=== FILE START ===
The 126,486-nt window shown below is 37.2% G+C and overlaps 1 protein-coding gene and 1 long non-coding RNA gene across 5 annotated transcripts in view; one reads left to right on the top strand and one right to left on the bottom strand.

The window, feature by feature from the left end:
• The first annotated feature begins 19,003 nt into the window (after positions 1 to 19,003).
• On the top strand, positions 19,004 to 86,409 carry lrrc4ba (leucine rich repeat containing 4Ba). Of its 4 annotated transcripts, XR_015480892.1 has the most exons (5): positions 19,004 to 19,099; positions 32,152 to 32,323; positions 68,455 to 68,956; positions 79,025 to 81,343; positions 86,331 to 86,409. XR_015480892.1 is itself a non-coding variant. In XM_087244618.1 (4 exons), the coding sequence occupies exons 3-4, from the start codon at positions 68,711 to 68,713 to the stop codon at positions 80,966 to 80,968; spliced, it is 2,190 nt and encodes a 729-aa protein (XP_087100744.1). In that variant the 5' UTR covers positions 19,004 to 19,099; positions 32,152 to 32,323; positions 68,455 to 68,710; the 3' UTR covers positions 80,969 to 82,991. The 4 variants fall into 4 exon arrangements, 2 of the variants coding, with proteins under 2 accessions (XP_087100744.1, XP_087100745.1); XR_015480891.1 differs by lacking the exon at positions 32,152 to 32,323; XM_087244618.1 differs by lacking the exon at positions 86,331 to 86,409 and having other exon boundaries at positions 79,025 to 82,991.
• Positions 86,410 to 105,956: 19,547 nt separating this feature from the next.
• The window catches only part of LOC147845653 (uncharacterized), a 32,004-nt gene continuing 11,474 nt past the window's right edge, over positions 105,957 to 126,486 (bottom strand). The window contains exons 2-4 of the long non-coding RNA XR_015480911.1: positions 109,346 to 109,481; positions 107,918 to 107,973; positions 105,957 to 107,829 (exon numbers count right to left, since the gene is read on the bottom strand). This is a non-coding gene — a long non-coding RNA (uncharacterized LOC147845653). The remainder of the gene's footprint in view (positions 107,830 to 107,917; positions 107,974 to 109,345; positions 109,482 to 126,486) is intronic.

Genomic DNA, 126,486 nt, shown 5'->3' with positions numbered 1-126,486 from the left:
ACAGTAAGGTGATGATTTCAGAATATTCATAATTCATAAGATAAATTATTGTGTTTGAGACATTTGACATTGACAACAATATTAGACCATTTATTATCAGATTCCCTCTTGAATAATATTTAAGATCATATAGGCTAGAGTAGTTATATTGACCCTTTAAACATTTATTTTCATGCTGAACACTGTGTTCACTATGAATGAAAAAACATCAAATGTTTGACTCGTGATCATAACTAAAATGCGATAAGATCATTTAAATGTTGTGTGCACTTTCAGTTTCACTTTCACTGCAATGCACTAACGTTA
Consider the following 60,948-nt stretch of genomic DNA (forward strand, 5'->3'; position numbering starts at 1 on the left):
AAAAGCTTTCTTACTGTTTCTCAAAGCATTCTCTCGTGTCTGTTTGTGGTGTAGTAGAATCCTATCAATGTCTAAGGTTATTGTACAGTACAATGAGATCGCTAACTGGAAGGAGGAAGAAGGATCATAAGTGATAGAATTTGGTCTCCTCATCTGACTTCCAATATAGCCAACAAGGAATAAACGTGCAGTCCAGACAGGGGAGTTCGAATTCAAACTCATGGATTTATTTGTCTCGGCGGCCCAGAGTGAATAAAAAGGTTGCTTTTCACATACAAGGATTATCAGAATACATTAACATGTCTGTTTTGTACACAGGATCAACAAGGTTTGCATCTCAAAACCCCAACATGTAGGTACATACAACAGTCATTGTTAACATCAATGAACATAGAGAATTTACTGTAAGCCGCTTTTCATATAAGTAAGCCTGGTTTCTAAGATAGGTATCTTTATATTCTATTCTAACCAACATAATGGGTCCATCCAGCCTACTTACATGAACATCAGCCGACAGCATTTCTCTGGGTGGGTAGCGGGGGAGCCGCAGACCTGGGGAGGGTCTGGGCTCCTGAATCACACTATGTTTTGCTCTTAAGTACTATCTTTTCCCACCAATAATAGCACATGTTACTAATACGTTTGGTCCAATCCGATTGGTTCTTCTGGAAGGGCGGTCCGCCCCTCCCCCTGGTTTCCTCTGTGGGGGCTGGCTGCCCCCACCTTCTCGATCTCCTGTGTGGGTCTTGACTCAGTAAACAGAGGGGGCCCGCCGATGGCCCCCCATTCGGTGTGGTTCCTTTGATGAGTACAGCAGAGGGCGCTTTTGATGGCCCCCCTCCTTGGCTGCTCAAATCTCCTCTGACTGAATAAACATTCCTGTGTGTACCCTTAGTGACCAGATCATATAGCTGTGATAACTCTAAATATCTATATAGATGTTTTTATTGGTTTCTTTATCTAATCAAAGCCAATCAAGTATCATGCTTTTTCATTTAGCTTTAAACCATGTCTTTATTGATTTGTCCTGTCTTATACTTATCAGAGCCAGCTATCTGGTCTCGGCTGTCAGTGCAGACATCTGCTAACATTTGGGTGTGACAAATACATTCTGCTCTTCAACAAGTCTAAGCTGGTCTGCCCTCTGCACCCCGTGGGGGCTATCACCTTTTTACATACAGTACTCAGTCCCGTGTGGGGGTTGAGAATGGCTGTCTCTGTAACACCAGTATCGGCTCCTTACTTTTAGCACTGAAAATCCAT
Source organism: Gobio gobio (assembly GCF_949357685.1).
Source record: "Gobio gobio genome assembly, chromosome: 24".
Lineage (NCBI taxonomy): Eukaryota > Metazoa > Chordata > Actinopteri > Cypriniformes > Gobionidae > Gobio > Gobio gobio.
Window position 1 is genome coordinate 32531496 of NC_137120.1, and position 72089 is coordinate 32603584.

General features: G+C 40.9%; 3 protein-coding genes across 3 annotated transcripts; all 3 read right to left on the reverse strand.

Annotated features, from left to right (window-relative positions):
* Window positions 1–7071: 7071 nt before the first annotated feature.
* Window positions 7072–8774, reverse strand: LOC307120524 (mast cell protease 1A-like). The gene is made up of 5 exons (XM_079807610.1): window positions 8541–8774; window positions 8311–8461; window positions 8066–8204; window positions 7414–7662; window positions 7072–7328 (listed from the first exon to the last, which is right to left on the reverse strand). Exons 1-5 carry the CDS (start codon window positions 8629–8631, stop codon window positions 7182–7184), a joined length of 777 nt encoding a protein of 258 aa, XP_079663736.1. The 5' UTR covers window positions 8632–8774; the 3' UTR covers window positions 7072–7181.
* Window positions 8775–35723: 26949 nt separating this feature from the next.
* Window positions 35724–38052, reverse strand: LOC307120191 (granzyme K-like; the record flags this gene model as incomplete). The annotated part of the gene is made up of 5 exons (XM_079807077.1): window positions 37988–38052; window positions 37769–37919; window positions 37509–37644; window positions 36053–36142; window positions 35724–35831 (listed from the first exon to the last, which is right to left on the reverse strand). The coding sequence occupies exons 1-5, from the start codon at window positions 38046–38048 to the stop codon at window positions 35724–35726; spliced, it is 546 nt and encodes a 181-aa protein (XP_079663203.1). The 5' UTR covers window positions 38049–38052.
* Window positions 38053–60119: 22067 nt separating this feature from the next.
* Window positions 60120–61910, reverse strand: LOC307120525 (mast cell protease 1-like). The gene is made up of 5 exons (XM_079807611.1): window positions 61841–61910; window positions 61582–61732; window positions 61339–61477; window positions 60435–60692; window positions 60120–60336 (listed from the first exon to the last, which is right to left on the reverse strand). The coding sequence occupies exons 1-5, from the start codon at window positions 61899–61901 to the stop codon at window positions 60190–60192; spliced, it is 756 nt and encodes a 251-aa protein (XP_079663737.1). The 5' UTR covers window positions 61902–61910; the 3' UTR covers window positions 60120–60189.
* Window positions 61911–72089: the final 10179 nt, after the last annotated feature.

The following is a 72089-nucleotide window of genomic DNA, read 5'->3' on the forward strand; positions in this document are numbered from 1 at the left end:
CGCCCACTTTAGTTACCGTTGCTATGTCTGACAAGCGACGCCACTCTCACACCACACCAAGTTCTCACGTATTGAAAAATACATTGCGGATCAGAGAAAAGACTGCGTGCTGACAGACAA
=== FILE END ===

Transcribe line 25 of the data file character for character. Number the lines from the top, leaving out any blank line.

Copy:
CGCCCACTTTAGTTACCGTTGCTATGTCTGACAAGCGACGCCACTCTCACACCACACCAAGTTCTCACGTATTGAAAAATACATTGCGGATCAGAGAAAAGACTGCGTGCTGACAGACAA